Queen placed under medical supervision as doctors are concerned for her health

queen elizabeth II

Queen Elizabeth II is under medical supervision at Balmoral after doctors became concerned for her health, Buckingham Palace officials said.

Prince Charles, Camilla, Prince William are currently travelling to Balmoral, Clarence House and Kensington Palace have said.

Prince Andrew is also understood to be travelling to the Scottish residence, Sky's royal correspondent Rhiannon Mills said.

Buckingham Palace said in a statement: "Following further evaluation this morning, The Queen's doctors are concerned for Her Majesty's health and have recommended she remain under medical supervision.

"The Queen remains comfortable and at Balmoral."

Her Majesty postponed her Privy Council meeting last night after being advised by doctors to rest.

On Tuesday, the Queen, 96, met outgoing PM Boris Johnson before appointing the new prime minister, Liz Truss, at Balmoral for the first time in her 70-year reign, in a break from tradition.

Immediate family members have been told of the doctor's decision, Mills said.

They are said to be very keen there is no further speculation - amid suggestions the Queen had suffered a fall, which are believed to be incorrect.

Mills said: "Of course, there undoubtedly is going to be concern about the Queen.

"It was only last night at six o'clock that we were informed by Buckingham Palace that the Queen had to pull out of conducting a Privy Council meeting which had been pencilled in yesterday evening.

"Last night, they said that after a full day on Tuesday, Her Majesty had accepted the doctor's advice to rest, which had meant the Privy Council meeting that she was due to be conducting, albeit remotely from Balmoral, wasn't able to go ahead."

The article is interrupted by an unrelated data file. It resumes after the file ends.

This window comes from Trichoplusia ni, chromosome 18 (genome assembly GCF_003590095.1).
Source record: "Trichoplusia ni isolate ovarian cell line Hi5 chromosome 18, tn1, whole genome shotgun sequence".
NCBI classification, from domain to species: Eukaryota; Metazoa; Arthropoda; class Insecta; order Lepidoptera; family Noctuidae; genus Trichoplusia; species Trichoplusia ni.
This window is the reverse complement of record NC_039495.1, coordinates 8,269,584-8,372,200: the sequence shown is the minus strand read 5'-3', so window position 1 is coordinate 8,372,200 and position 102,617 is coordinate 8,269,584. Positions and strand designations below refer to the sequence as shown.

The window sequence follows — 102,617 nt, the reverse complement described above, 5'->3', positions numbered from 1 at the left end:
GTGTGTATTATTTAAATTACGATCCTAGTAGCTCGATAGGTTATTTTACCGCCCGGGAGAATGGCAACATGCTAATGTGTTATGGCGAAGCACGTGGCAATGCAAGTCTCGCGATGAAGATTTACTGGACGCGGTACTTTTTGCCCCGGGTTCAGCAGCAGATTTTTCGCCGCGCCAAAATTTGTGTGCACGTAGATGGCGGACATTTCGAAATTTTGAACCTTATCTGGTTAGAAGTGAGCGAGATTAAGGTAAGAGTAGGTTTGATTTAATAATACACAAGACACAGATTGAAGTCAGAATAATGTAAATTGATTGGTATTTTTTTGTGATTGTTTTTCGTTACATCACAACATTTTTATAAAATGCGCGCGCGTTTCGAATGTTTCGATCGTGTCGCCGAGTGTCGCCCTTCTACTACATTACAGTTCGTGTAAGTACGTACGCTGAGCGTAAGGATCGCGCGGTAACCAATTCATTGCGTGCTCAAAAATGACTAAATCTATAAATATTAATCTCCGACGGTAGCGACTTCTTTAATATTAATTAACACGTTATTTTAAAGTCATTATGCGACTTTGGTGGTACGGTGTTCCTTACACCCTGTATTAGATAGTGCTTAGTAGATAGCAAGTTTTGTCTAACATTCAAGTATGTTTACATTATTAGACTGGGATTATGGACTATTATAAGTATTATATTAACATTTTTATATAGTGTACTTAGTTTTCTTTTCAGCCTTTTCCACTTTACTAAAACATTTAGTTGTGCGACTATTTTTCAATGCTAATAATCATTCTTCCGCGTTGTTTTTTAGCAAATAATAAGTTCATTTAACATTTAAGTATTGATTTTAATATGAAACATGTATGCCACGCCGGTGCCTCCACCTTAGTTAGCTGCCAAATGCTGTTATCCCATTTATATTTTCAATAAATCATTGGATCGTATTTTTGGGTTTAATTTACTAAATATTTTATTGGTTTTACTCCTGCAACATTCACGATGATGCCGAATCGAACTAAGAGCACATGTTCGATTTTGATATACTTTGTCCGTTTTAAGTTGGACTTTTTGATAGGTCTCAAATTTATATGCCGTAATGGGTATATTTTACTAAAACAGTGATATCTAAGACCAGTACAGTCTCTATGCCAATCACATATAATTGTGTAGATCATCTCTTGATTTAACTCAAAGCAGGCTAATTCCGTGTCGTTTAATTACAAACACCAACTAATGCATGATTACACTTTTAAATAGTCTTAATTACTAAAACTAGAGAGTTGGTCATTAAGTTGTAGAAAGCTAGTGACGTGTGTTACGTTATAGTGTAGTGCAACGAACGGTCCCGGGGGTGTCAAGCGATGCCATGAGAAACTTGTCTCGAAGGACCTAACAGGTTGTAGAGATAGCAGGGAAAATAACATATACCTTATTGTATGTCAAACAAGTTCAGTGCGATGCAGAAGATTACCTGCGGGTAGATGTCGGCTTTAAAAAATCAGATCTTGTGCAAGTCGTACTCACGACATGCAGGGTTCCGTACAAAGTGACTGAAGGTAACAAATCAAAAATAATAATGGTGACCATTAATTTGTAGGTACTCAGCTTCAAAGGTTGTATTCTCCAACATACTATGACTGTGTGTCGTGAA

The Queen had been due to hold the Privy Council meeting of senior government advisers virtually on Wednesday evening but it was decided it would be rearranged.

Ms Truss said the whole country would be "deeply concerned" by the news, adding her thoughts were with the monarch and her family.

Speaker Sir Lindsay Hoyle interrupted a debate on energy bills in the House of Commons to update MPs about the Queen's health.

He cut short SNP Westminster leader Ian Blackford's speech to say: "I know I speak on behalf of the entire House when I say that we send our best wishes to Her Majesty the Queen and that she and the royal family are in our thoughts and prayers at this moment."

Other key figures including the Archbishop of Canterbury, opposition leader Sir Keir Starmer and former PM David Cameron have expressed their concerns for the Queen.

The royal family website appeared to crash after the news of the Queen's health concern emerged.

An error message appeared on screen reading: "Gateway time-out".

Episodic mobility issues

The Queen has faced ongoing "episodic mobility problems" since last autumn and has been relying on a walking stick.

Her Majesty used a walking stick for the first time at a major engagement during a service at Westminster Abbey last October.

She was forced to miss out on some celebrations to mark her Platinum Jubilee in June, including a thanksgiving service at St Paul's Cathedral after experiencing discomfort one day earlier.

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